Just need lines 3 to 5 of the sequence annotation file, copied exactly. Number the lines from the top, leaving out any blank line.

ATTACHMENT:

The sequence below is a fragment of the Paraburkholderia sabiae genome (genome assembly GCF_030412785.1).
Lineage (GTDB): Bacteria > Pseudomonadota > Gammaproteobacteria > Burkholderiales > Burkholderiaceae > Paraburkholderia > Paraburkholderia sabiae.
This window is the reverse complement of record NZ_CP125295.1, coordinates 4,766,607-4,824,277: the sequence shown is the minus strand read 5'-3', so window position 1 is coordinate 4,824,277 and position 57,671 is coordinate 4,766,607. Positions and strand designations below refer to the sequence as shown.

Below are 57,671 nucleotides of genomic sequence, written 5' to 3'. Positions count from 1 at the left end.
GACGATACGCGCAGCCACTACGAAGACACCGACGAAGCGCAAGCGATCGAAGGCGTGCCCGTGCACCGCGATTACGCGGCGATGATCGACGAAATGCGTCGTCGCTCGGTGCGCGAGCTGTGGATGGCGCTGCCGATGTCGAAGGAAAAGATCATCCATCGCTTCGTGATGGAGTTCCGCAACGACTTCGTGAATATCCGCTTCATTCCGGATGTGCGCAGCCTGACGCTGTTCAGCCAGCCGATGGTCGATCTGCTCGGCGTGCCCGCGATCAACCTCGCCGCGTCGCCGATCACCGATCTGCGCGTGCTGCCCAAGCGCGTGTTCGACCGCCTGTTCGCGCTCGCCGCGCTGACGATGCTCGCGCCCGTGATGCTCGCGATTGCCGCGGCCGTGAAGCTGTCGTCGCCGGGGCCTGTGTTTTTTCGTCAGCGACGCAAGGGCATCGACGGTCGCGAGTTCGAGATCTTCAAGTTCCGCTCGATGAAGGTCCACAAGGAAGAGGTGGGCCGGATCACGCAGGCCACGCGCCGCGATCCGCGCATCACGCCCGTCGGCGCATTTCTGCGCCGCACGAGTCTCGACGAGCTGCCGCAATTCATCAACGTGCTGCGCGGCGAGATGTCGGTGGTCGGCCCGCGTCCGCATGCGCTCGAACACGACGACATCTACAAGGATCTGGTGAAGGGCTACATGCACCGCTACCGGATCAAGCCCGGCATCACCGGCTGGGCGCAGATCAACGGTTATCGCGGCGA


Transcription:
This window is the reverse complement of record NZ_CP125295.1, coordinates 4,766,607-4,824,277: the sequence shown is the minus strand read 5'-3', so window position 1 is coordinate 4,824,277 and position 57,671 is coordinate 4,766,607. Positions and strand designations below refer to the sequence as shown.

Below are 57,671 nucleotides of genomic sequence, written 5' to 3'. Positions count from 1 at the left end.
GACGATACGCGCAGCCACTACGAAGACACCGACGAAGCGCAAGCGATCGAAGGCGTGCCCGTGCACCGCGATTACGCGGCGATGATCGACGAAATGCGTCGTCGCTCGGTGCGCGAGCTGTGGATGGCGCTGCCGATGTCGAAGGAAAAGATCATCCATCGCTTCGTGATGGAGTTCCGCAACGACTTCGTGAATATCCGCTTCATTCCGGATGTGCGCAGCCTGACGCTGTTCAGCCAGCCGATGGTCGATCTGCTCGGCGTGCCCGCGATCAACCTCGCCGCGTCGCCGATCACCGATCTGCGCGTGCTGCCCAAGCGCGTGTTCGACCGCCTGTTCGCGCTCGCCGCGCTGACGATGCTCGCGCCCGTGATGCTCGCGATTGCCGCGGCCGTGAAGCTGTCGTCGCCGGGGCCTGTGTTTTTTCGTCAGCGACGCAAGGGCATCGACGGTCGCGAGTTCGAGATCTTCAAGTTCCGCTCGATGAAGGTCCACAAGGAAGAGGTGGGCCGGATCACGCAGGCCACGCGCCGCGATCCGCGCATCACGCCCGTCGGCGCATTTCTGCGCCGCACGAGTCTCGACGAGCTGCCGCAATTCATCAACGTGCTGCGCGGCGAGATGTCGGTGGTCGGCCCGCGTCCGCATGCGCTCGAACACGACGACATCTACAAGGATCTGGTGAAGGGCTACATGCACCGCTACCGGATCAAGCCCGGCATCACCGGCTGGGCGCAGATCAACGGTTATCGCGGCGA